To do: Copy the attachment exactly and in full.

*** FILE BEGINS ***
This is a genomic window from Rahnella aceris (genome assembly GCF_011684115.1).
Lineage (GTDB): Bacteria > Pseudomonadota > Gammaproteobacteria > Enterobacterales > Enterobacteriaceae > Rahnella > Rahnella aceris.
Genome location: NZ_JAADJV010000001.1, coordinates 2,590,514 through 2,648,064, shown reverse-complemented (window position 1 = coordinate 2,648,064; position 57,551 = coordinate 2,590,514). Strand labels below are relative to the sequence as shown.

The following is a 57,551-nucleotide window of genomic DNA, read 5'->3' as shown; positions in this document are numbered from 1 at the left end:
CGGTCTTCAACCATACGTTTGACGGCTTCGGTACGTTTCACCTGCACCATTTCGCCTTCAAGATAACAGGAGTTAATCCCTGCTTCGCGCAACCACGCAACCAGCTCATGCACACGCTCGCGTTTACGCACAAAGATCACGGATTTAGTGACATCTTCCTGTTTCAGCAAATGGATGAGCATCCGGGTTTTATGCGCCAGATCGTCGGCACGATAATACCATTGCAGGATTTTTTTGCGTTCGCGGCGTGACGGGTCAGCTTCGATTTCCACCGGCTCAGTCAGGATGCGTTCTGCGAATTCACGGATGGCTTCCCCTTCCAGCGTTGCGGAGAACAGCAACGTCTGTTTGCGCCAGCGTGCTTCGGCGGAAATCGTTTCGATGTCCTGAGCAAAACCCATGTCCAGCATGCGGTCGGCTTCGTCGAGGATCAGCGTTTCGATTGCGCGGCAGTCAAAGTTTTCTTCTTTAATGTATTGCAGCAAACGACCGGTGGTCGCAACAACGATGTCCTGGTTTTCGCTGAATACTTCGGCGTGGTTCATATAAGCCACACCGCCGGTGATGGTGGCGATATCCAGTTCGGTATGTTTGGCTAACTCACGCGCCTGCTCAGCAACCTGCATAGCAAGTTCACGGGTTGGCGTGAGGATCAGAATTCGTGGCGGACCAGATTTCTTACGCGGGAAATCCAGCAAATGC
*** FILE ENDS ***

This is a genomic window from Rahnella aceris (genome assembly GCF_011684115.1).
Lineage (GTDB): Bacteria > Pseudomonadota > Gammaproteobacteria > Enterobacterales > Enterobacteriaceae > Rahnella > Rahnella aceris.
Genome location: NZ_JAADJV010000001.1, coordinates 2,590,514 through 2,648,064, shown reverse-complemented (window position 1 = coordinate 2,648,064; position 57,551 = coordinate 2,590,514). Strand labels below are relative to the sequence as shown.

The following is a 57,551-nucleotide window of genomic DNA, read 5'->3' as shown; positions in this document are numbered from 1 at the left end:
CGGTCTTCAACCATACGTTTGACGGCTTCGGTACGTTTCACCTGCACCATTTCGCCTTCAAGATAACAGGAGTTAATCCCTGCTTCGCGCAACCACGCAACCAGCTCATGCACACGCTCGCGTTTACGCACAAAGATCACGGATTTAGTGACATCTTCCTGTTTCAGCAAATGGATGAGCATCCGGGTTTTATGCGCCAGATCGTCGGCACGATAATACCATTGCAGGATTTTTTTGCGTTCGCGGCGTGACGGGTCAGCTTCGATTTCCACCGGCTCAGTCAGGATGCGTTCTGCGAATTCACGGATGGCTTCCCCTTCCAGCGTTGCGGAGAACAGCAACGTCTGTTTGCGCCAGCGTGCTTCGGCGGAAATCGTTTCGATGTCCTGAGCAAAACCCATGTCCAGCATGCGGTCGGCTTCGTCGAGGATCAGCGTTTCGATTGCGCGGCAGTCAAAGTTTTCTTCTTTAATGTATTGCAGCAAACGACCGGTGGTCGCAACAACGATGTCCTGGTTTTCGCTGAATACTTCGGCGTGGTTCATATAAGCCACACCGCCGGTGATGGTGGCGATATCCAGTTCGGTATGTTTGGCTAACTCACGCGCCTGCTCAGCAACCTGCATAGCAAGTTCACGGGTTGGCGTGAGGATCAGAATTCGTGGCGGACCAGATTTCTTACGCGGGAAATCCAGCAAATGC